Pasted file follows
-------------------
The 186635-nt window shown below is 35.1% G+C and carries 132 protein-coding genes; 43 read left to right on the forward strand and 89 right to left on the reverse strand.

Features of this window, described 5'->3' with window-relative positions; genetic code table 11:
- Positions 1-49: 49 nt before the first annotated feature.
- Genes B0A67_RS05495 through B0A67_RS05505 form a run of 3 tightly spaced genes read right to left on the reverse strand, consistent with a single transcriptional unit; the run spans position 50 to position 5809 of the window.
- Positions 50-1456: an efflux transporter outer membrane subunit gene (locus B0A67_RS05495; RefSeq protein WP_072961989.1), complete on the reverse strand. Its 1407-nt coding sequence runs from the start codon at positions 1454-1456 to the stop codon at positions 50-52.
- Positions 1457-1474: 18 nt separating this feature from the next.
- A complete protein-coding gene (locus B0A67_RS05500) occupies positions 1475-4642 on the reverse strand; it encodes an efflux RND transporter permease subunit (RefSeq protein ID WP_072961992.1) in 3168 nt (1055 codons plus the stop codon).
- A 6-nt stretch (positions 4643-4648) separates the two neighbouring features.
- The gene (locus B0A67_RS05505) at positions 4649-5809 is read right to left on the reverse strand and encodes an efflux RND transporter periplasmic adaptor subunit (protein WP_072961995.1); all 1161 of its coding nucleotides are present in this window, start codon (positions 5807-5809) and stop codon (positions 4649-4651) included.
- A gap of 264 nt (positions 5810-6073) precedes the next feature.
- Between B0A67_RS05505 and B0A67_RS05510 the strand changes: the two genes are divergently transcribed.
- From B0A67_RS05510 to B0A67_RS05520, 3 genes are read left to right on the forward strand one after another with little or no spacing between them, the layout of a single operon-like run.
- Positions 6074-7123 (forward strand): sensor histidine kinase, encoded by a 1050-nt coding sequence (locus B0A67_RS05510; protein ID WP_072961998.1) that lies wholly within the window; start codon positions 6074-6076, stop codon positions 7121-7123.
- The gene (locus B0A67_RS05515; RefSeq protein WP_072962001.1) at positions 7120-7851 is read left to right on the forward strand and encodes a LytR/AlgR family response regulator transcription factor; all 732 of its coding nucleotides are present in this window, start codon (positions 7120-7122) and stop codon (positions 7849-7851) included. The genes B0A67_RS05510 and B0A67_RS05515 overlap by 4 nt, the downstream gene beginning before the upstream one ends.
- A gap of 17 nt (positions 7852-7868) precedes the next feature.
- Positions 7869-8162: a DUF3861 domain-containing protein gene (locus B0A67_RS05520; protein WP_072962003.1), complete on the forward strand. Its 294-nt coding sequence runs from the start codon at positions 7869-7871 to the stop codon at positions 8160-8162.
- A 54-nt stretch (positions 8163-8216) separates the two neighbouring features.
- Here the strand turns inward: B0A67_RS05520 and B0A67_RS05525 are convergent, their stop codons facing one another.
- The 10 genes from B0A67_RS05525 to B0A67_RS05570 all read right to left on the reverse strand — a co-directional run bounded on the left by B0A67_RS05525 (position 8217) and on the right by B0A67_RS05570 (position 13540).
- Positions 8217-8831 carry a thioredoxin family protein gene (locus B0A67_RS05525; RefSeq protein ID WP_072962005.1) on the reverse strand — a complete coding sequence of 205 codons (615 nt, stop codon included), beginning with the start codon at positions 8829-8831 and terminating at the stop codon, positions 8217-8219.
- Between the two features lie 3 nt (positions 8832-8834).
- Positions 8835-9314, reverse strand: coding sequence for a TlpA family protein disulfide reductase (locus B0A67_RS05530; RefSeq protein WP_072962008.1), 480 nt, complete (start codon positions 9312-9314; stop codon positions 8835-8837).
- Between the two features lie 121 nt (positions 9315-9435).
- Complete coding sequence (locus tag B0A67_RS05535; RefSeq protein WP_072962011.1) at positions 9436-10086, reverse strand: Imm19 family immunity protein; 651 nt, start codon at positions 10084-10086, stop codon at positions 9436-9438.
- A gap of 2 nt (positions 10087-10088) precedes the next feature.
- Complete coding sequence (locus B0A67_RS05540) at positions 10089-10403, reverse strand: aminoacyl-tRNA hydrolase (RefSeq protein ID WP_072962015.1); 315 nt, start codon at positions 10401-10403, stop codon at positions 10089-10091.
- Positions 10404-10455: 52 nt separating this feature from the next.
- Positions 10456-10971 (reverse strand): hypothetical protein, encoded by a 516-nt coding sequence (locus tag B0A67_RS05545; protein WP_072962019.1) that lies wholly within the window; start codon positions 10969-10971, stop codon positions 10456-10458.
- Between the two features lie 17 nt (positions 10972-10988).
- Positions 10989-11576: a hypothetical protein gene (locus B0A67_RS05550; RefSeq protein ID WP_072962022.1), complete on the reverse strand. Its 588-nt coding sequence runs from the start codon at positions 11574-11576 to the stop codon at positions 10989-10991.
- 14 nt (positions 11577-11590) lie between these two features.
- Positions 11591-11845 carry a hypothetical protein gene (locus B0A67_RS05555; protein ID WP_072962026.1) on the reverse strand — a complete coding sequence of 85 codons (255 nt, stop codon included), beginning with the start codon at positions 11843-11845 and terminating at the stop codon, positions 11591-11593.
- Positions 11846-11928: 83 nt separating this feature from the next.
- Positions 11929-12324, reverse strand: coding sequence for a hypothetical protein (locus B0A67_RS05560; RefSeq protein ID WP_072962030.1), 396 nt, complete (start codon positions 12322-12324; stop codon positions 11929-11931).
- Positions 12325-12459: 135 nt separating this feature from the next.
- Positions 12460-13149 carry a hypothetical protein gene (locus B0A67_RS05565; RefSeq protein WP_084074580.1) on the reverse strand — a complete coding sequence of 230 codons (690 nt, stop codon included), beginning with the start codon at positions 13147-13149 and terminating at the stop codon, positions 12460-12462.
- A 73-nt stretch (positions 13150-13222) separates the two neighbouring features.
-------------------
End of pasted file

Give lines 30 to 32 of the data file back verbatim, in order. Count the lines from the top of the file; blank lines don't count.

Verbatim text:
- Positions 10989-11576: a hypothetical protein gene (locus B0A67_RS05550; RefSeq protein ID WP_072962022.1), complete on the reverse strand. Its 588-nt coding sequence runs from the start codon at positions 11574-11576 to the stop codon at positions 10989-10991.
- 14 nt (positions 11577-11590) lie between these two features.
- Positions 11591-11845 carry a hypothetical protein gene (locus B0A67_RS05555; protein ID WP_072962026.1) on the reverse strand — a complete coding sequence of 85 codons (255 nt, stop codon included), beginning with the start codon at positions 11843-11845 and terminating at the stop codon, positions 11591-11593.